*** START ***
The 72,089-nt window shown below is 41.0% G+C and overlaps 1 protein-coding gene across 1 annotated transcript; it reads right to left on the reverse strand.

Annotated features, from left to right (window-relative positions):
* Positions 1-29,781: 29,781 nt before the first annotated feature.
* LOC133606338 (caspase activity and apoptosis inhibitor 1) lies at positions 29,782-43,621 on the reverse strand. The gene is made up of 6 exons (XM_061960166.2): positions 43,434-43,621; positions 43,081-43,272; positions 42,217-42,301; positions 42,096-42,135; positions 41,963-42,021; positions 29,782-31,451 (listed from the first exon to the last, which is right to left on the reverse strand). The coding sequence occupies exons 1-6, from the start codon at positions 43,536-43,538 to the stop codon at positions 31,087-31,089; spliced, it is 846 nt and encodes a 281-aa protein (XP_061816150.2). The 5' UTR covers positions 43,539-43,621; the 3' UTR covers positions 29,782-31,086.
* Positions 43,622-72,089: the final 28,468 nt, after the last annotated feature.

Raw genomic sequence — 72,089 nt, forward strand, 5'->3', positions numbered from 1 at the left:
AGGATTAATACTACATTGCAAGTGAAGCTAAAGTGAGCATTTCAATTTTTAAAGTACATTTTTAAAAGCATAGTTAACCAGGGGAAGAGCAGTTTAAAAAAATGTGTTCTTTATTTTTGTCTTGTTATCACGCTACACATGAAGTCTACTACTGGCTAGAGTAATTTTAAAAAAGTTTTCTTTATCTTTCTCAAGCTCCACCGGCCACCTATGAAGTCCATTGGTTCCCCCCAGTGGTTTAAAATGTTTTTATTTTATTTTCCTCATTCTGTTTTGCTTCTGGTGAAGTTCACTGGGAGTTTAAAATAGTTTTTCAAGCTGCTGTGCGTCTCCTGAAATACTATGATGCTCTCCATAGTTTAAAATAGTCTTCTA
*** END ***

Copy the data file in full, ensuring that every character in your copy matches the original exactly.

The 72,089-nt window shown below is 41.0% G+C and overlaps 1 protein-coding gene across 1 annotated transcript; it reads right to left on the reverse strand.

Annotated features, from left to right (window-relative positions):
* Positions 1-29,781: 29,781 nt before the first annotated feature.
* LOC133606338 (caspase activity and apoptosis inhibitor 1) lies at positions 29,782-43,621 on the reverse strand. The gene is made up of 6 exons (XM_061960166.2): positions 43,434-43,621; positions 43,081-43,272; positions 42,217-42,301; positions 42,096-42,135; positions 41,963-42,021; positions 29,782-31,451 (listed from the first exon to the last, which is right to left on the reverse strand). The coding sequence occupies exons 1-6, from the start codon at positions 43,536-43,538 to the stop codon at positions 31,087-31,089; spliced, it is 846 nt and encodes a 281-aa protein (XP_061816150.2). The 5' UTR covers positions 43,539-43,621; the 3' UTR covers positions 29,782-31,086.
* Positions 43,622-72,089: the final 28,468 nt, after the last annotated feature.

Raw genomic sequence — 72,089 nt, forward strand, 5'->3', positions numbered from 1 at the left:
AGGATTAATACTACATTGCAAGTGAAGCTAAAGTGAGCATTTCAATTTTTAAAGTACATTTTTAAAAGCATAGTTAACCAGGGGAAGAGCAGTTTAAAAAAATGTGTTCTTTATTTTTGTCTTGTTATCACGCTACACATGAAGTCTACTACTGGCTAGAGTAATTTTAAAAAAGTTTTCTTTATCTTTCTCAAGCTCCACCGGCCACCTATGAAGTCCATTGGTTCCCCCCAGTGGTTTAAAATGTTTTTATTTTATTTTCCTCATTCTGTTTTGCTTCTGGTGAAGTTCACTGGGAGTTTAAAATAGTTTTTCAAGCTGCTGTGCGTCTCCTGAAATACTATGATGCTCTCCATAGTTTAAAATAGTCTTCTA